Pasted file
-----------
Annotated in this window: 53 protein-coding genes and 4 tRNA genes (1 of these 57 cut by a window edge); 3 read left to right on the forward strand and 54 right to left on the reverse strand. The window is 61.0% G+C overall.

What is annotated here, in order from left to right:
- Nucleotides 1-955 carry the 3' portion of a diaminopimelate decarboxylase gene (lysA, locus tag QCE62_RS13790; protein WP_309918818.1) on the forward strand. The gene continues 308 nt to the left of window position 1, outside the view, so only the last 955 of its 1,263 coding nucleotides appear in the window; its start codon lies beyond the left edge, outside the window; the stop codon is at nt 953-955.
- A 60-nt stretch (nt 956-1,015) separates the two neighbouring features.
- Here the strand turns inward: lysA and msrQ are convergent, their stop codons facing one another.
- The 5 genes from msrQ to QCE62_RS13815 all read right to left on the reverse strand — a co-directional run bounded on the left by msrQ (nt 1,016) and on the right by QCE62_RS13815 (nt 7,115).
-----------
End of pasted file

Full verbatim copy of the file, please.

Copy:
Annotated in this window: 53 protein-coding genes and 4 tRNA genes (1 of these 57 cut by a window edge); 3 read left to right on the forward strand and 54 right to left on the reverse strand. The window is 61.0% G+C overall.

What is annotated here, in order from left to right:
- Nucleotides 1-955 carry the 3' portion of a diaminopimelate decarboxylase gene (lysA, locus tag QCE62_RS13790; protein WP_309918818.1) on the forward strand. The gene continues 308 nt to the left of window position 1, outside the view, so only the last 955 of its 1,263 coding nucleotides appear in the window; its start codon lies beyond the left edge, outside the window; the stop codon is at nt 953-955.
- A 60-nt stretch (nt 956-1,015) separates the two neighbouring features.
- Here the strand turns inward: lysA and msrQ are convergent, their stop codons facing one another.
- The 5 genes from msrQ to QCE62_RS13815 all read right to left on the reverse strand — a co-directional run bounded on the left by msrQ (nt 1,016) and on the right by QCE62_RS13815 (nt 7,115).